Healing Time for Gymnast
Jamie Dantzscher could be bitter. She could be angry or hurt or depressed. She could have discarded her sport in disgust and refused to talk about the 2000 Olympics again.
But she isn’t bitter. She is an Olympian. That’s important. Even better, her father John, who was willing to move his family from Palmdale to San Dimas so Jamie could get the best coaching possible, was at the Arrowhead Pond on Monday night.
Dantzscher, 18, and soon to be a UCLA freshman, performed in Anaheim as part of a post-Olympic tour by Olympic and champion gymnasts from around the world. And John watched. That’s how it has always been, Jamie doing gymnastics and John there to support her. Yet this evening of triumph seemed impossible two months ago.
John and Dantzscher’s 21-year-old sister, Jennifer, were in a horrific traffic accident in Sydney. John was in a coma for a week and in a Sydney hospital for five weeks.
That came three days after Dantzscher had become a focal point for controversy around the U.S. women’s team and its disappointing fourth-place finish.
She had been vocal about her anger at not being given the chance to compete for the women’s all-around final in Sydney. She trashed team coordinator Bela Karolyi. The words were harsh and shocking. Usually our tiny gymnasts are soft-spoken and reverential about Karolyi.
And then, three days later, a cab in which John and Jennifer were passengers was struck by a bus. Jennifer escaped with some bumps and bruises. John was critically injured. He is home now in San Dimas, recovering from his many injuries, the most serious being a brain bruise. He recently had surgery on his brain, and it will be a year before doctors know how permanent some side effects will be.
Despite everything, Dantzscher says she will never think badly of her Olympic experience.
“It’s what I worked my entire life for,” she says. “It was my dream from the time I was 5. I worked so hard for it, even when nobody thought I’d make it.”
Through the grueling Olympic trials process--a summer-long parade of competitions and test contests at Karolyi’s Houston-area ranch, Dantzscher kept hearing that Karolyi didn’t like her body type or her attitude.
But she performed so well at U.S. nationals and the Olympic trials that Karolyi, even with the choice of the team at his discretion, could not leave her off.
Karolyi did, however, decide to sit Dantzscher out on two of the apparatus routines during the Olympic team competition. Scores from that competition determined which women qualified for the prestigious all-around finals.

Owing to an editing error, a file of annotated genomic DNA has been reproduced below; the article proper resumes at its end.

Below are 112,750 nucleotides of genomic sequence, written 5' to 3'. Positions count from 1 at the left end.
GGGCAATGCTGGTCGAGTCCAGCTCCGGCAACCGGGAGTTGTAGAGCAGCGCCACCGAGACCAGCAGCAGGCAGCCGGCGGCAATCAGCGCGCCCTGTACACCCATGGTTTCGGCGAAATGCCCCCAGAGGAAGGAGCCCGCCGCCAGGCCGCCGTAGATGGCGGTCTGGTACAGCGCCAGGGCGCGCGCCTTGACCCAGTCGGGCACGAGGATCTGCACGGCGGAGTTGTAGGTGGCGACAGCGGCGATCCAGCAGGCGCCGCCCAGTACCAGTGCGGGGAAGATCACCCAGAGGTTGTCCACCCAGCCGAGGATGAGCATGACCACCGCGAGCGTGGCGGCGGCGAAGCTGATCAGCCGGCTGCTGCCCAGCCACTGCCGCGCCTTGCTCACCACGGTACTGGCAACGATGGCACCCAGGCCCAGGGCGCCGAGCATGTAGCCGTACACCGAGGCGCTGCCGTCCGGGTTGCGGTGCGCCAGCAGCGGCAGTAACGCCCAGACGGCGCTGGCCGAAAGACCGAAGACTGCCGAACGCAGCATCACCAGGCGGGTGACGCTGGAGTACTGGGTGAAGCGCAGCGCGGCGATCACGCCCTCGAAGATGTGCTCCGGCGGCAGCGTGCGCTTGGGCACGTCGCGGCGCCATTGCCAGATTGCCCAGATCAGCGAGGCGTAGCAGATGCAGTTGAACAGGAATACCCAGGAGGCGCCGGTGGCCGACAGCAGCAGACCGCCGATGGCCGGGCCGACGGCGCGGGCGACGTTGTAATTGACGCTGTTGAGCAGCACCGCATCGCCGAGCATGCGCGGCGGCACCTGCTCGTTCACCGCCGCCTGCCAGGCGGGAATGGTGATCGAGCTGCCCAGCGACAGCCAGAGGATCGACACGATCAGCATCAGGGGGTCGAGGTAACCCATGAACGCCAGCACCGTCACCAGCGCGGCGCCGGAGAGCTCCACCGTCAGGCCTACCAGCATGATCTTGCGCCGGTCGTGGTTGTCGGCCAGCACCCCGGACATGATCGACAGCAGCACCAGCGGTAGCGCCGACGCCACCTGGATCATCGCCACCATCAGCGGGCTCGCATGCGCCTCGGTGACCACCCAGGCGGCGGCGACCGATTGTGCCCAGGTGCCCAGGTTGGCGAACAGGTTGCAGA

And it was this decision that caused Dantzscher to publicly berate Karolyi.
Even now, two months later, she says that Karolyi treated her badly. She says he has too much power and that he intimidates some gymnasts. She says that USA Gymnastics officials have gently asked her to tone down her criticism.
“But I don’t regret anything I said,” she says. “I believe there are other girls who feel the same as I do. I hope that eventually the people in power will pay attention to what I said and maybe make some changes.”
All the Dantzschers, John, Joyce and Jamie’s six siblings, had come to Sydney from San Dimas, their first family vacation. Money just wasn’t laying around. John is a produce manager for Ralphs. Joyce is a waitress. Jamie and three of her sisters all took gymnastics lessons.
But not all of the family came home from Sydney together.
“Jennifer wanted to go to meet Dominique Moceanu and go out,” Jamie says. “My dad didn’t want her to take a cab alone in a strange city so he went with her. The rest of us were in my mom and dad’s hotel room. We were all going to go out when my dad got back. The next thing I knew, my mom was crying and saying we had to get to the hospital.”
There was a time when Jamie thought her dad might die. There was a moment when she felt it was all her fault.
“Those thoughts went through my head,” she says. “What if I hadn’t made the Olympic team? Then my dad wouldn’t be here. Or what if I made the all-around final? Then our whole schedule would have been different. But I know I can’t think that way. He could have been in a car accident at home. It just happened.”
By the time John and Joyce returned to San Dimas at the end of October, Jamie had left with the tour. Since then, she had seen her dad only once before Monday night. She has been in 28 cities in a month. She talks to her dad on the phone, but it was this one home visit that made things better.
“On the phone,” she says, “he doesn’t sound the same. He doesn’t sound like my dad yet. But in person, at home, it was my dad. I could see my dad coming back.
“Brain injuries are so hard. He gets mad and frustrated. Things are hard for my mom. My dad is still in a lot of pain.”
Jamie says that when her dad found out he would need surgery, “He called me on the phone and said he told the doctors that if he couldn’t go to the Pond and see the tour, he wasn’t going to have the surgery. I said, ‘Dad, you have to have the surgery.’ ”
He had the surgery. Doctors said he could go to the Pond. Jamie did gymnastics. John watched. Just like always.
Diane Pucin can be reached at her e-mail address: email@example.com.